I’ve probably already lost half my readers with this title (and matching picture), but I want to assure you that today’s how-to is anything but a tutorial on writing romance novels. Instead, it’s a tutorial about writing real life without scaring off fifty percent of your audience with hack vocabulary like “beautiful” and “kissing.”
Regardless of whether you have romance in your life or not, every person at some point will feel an attraction towards another, and being able to write these kinds of relationships without coming off like Nora Roberts or Danielle Steele is essential. Even if your book is a middle-grade action thriller, your young hero will undoubtedly interact with a cute girl during his journey. Today I want to give you the tools you need to write that encounter without making anyone blush.
Rule #1: Let the description tell the story. Avoid words like “pretty” and “handsome.” Let’s say our thirteen-year-old protagonist meets a girl that strikes his fancy. Calling her “pretty” comes off sounding cheesy and frankly, also kind of lame. Instead, try showing me why she’s pretty. Here’s an example:
I first saw the General’s daughter when I was snooping around a cocktail party for clues. I’d disguised myself as a waiter, and I was eavesdropping on two society women when I saw a flash of red in my peripheral vision. Her hair was like fire burning its way down her shoulders, and when she looked at me, I saw that same fire reflected in sharp, blue-green eyes. The General quickly discovered I wasn’t a real waiter when I tripped over my own feet and spilled a platter of champagne all over his two most prominent guests.
He doesn’t tell us she’s pretty, or really anything about his feelings for her; he tells us instead about his reaction to her, and we’re left to play out the romance for ourselves. And trust me, my imagination is far more vivid than anything you could put down on paper.
Rule #2: Less is more. This rule is not easy to follow. As writers, we always feel the allure of telling our reader everything: what the room looks like, how the people gaze longingly at one another, and so on.
Instead, try focusing on key details, and let those details speak for themselves. Think about your own life, and your own romantic experiences: what do you remember most about your last romantic encounter? For me, it’s smell. I get a rush whenever I smell my boyfriend’s cologne on something. Other times, it’s touch. Sometimes a tiny gesture can make a big impact.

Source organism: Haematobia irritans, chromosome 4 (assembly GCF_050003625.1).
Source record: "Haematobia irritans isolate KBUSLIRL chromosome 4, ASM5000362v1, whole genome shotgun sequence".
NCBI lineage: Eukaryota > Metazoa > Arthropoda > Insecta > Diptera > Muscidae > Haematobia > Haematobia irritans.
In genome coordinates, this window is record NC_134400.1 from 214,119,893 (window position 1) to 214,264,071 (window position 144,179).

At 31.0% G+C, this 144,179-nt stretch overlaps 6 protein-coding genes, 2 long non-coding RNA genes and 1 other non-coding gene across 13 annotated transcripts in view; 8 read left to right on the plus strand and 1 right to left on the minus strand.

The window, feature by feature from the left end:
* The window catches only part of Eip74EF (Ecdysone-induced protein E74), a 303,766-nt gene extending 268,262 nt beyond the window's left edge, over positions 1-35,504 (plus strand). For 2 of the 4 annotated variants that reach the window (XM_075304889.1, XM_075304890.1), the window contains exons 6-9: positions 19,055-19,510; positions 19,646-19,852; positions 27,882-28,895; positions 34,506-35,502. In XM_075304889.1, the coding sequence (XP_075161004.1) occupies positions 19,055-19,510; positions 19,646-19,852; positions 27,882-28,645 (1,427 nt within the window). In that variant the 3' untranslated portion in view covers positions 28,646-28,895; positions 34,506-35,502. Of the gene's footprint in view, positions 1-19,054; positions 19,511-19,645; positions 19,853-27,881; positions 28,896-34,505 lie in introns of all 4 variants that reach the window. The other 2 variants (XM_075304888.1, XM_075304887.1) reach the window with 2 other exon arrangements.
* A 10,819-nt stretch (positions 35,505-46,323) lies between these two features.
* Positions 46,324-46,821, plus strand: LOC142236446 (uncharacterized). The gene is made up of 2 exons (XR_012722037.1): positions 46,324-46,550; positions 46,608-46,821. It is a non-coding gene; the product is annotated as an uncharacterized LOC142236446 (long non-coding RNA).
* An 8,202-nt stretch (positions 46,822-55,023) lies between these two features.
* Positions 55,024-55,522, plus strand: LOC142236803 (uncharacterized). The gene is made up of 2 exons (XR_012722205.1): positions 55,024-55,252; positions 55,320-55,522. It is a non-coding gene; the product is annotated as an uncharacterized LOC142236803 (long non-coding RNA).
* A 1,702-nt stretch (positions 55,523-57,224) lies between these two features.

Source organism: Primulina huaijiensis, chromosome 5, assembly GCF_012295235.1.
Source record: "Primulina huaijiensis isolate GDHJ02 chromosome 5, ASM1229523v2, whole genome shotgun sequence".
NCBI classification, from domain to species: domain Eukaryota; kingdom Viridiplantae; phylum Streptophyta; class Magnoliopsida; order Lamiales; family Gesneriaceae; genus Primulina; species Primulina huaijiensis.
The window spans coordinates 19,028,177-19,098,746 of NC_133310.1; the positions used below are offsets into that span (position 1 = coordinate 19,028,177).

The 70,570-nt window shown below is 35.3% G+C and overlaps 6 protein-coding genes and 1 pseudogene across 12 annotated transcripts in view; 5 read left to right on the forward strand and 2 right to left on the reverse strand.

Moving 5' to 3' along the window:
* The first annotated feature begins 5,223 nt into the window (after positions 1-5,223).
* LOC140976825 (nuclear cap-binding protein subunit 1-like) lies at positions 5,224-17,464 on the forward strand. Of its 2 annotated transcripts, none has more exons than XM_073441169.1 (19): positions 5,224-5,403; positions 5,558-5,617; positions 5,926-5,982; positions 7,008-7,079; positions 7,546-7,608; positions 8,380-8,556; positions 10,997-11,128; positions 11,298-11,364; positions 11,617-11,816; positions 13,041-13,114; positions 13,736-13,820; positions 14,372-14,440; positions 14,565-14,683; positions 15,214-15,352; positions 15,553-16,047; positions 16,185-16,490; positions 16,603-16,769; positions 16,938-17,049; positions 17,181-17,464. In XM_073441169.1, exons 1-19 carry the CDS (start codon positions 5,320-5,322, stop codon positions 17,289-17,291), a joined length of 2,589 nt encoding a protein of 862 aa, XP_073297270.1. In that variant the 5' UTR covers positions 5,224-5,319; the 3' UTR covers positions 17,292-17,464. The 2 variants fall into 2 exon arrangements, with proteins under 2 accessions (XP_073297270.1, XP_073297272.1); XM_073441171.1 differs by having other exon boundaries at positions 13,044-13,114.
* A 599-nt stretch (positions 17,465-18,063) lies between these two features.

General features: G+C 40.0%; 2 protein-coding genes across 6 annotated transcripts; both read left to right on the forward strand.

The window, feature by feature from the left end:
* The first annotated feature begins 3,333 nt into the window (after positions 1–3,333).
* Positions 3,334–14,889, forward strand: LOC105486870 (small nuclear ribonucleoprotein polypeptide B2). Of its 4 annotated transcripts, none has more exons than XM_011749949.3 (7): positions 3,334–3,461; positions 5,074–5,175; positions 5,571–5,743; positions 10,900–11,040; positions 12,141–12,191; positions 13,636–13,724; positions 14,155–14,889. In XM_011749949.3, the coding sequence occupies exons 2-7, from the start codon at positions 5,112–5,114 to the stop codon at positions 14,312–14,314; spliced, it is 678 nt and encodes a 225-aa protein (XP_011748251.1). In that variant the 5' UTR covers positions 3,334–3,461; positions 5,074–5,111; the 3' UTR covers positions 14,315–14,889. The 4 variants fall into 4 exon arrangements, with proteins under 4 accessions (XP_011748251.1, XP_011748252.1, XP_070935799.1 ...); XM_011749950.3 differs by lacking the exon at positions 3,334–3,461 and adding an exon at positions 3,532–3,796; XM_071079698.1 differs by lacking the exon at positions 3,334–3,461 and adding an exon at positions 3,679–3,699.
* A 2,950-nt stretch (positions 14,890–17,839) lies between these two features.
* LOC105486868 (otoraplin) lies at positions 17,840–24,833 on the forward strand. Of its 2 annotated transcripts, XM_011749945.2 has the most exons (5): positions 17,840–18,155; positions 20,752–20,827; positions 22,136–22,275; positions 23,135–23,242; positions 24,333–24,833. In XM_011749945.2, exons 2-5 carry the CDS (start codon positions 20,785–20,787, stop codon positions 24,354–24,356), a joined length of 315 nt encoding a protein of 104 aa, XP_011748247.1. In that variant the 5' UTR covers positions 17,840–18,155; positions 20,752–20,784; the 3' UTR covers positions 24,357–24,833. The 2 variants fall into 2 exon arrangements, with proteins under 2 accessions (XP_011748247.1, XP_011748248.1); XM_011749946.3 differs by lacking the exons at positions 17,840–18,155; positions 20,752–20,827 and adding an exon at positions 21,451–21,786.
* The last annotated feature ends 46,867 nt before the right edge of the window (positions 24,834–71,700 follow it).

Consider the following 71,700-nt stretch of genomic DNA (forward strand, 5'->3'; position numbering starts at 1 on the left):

Always remember that you do not have to illustrate everything in painstaking detail. A sex scene can be reduced to a single line: “The rest is a warm, sweating 8mm film tape, running around and around, showing a bright orange image of two human silhouettes moving in continuous loop.” This both eliminates the blushing, and lets the reader’s imagination run wild.
Rule #3: Get creative with your descriptions. Ever heard the phrase, “Kissing is boring”? There’s so much more to romance than just kissing, I can’t even begin to describe it. Give your readers meaningful details, details that aren’t obvious. We all know what a French kiss is, so don’t bother describing it; instead, tell us why that kiss stands out among the rest. Remember that everything has been done before, so you’ll have to really work at it to come up with something original.
Dominic was a good kisser, as kissing went. He had good lips–full ones, that ate food carefully, so they were always clean and rarely chapped.
Rule #4: Don’t stray too far from reality. Let’s face it: nobody’s life is a Disney movie. The story doesn’t stop when vows are spoken, the white veil is pulled back, and the bride and groom go in for the kiss. That’s just when life begins!
Use this to your advantage. Find meaning in the mundane. Love isn’t an epic journey across Middle Earth; it’s tolerating (and even coming to appreciate) the other person’s strange tics and odd habits. It’s small gestures, common interests, and obviously, physical attraction.
So don’t sell your work short and call your heroine beautiful. Instead, tell us about her fierceness, or the curve of her neck as it becomes her collar bone, or how her voice is tough but cracks when she gets angry. These are what real life is made of.